Healthcare and treatment have always been closely entwined with technological innovation and learning. Knowledge of the body, as well as treatments and procedures which medics perform, have been made possible by the development of stethoscopes, X-rays and MRIs amongst myriad other technologies. However, recently there has been a push for the use of digital data to develop treatment, particularly in its processing and analysis through the use of artificial intelligence. But the corporate dominance of data capture and processing means that the benefits may be skewed towards the interests of Google and Apple (i.e. big tech companies) rather than those of patients, society and medical knowledge.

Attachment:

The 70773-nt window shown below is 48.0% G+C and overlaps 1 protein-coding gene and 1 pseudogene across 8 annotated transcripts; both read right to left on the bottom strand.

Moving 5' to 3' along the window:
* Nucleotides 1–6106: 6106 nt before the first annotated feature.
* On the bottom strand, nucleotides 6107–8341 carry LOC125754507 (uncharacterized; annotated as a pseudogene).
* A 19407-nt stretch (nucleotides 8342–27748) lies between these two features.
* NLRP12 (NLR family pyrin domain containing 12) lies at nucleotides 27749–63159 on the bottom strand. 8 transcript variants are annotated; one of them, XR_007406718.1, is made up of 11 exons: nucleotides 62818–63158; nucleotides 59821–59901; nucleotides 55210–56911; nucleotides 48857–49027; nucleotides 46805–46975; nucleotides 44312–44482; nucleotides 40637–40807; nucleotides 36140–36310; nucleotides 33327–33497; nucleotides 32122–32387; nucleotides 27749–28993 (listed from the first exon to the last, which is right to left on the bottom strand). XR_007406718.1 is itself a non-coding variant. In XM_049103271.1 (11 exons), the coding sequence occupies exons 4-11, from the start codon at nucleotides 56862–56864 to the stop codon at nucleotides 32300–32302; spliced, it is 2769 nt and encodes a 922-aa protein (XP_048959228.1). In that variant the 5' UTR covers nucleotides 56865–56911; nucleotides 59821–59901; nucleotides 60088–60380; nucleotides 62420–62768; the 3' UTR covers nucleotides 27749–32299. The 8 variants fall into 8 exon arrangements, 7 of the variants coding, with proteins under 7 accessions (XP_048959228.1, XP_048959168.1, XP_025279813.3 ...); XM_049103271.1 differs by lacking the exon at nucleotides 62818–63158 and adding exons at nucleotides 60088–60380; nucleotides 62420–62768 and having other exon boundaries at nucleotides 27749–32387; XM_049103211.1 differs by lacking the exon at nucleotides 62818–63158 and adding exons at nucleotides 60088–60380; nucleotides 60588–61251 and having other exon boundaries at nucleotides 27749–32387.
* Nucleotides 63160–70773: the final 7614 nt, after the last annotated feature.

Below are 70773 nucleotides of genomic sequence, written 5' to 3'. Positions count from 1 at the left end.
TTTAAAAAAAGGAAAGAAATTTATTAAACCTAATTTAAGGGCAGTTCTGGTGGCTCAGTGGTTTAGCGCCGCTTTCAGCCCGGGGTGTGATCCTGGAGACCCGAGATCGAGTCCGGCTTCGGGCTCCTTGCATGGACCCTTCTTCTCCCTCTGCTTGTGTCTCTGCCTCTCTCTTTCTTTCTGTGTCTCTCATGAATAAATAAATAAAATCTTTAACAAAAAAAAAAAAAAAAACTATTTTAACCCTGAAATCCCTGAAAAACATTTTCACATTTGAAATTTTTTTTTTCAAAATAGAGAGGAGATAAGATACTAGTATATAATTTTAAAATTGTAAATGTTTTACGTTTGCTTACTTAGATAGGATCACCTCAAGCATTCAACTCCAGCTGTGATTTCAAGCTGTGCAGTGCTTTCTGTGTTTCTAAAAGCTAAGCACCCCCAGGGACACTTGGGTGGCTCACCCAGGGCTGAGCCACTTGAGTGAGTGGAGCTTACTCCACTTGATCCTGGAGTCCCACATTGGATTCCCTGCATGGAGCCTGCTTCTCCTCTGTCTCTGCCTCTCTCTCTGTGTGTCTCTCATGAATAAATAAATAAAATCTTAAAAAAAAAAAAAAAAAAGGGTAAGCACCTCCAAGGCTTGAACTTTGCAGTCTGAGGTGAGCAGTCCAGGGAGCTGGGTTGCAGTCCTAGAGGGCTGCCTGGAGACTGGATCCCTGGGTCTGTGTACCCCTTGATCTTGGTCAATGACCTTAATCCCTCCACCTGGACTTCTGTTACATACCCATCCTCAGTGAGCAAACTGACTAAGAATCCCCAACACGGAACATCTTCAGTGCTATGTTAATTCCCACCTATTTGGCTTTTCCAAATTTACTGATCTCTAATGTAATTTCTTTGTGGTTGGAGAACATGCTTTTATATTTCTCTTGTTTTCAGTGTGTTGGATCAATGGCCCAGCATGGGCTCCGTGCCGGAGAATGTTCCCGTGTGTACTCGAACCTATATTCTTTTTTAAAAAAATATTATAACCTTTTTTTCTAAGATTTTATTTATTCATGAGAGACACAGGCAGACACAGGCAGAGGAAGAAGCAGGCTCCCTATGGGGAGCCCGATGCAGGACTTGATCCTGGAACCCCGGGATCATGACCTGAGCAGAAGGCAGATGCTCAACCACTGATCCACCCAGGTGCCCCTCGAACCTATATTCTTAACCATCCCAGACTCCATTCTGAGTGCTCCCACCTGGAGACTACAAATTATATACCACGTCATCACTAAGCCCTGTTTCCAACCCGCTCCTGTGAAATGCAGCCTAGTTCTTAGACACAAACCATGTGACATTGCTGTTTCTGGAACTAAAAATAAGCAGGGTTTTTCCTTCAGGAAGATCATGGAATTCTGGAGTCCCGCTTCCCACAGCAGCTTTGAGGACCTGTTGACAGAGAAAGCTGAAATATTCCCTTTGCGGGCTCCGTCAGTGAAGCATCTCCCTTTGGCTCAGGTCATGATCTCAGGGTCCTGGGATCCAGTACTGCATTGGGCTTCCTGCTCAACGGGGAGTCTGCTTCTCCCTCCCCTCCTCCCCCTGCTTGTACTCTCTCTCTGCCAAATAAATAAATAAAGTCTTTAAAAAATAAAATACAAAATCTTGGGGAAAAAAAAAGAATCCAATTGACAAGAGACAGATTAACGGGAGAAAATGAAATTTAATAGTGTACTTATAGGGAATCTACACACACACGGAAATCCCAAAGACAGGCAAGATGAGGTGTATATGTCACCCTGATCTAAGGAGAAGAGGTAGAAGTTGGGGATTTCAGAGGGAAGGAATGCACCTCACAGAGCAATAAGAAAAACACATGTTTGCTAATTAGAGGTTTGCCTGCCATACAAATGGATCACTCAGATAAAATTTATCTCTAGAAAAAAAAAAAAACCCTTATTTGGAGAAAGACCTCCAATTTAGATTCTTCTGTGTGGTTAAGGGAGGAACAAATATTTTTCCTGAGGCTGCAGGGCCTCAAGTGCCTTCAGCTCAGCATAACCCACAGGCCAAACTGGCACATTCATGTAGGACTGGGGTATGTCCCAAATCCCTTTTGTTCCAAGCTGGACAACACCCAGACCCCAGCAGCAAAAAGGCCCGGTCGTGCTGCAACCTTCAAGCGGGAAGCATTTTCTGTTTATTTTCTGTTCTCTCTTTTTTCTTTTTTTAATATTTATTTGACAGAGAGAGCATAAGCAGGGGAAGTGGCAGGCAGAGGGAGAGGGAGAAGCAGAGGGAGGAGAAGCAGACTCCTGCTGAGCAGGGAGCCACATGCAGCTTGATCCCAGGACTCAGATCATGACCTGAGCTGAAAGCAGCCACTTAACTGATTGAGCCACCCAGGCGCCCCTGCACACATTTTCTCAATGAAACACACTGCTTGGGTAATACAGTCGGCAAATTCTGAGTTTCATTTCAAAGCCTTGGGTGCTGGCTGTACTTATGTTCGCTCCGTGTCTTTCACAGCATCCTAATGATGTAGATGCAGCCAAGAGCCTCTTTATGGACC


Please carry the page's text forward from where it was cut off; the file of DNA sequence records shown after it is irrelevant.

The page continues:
Today’s tech giants have made no secret of their desire to capture more and more of our health and medical data both by encouraging us to track our daily activities and through acquiring access to medical records. Apple, Google and Fitbit (amongst many others) offer opportunities for self-tracking. The bigger players are also positioning their platforms as central hubs for managing not just data on our exercise or diet but all our medical history and records. Notoriously, Google negotiated access to 1.5 million patients NHS records through a deal with the London Free Hospital in exchange for developing an app for detecting early signs of kidney failure. Companies are hungry for access to NHS datasets which are regarded to be some of the most valuable, estimated at £9.6bn per year, due to the unique 10 digit identifier which follows patients around the system. Digital health companies are also attracting record levels of investment with many ballooning in value after recently going public.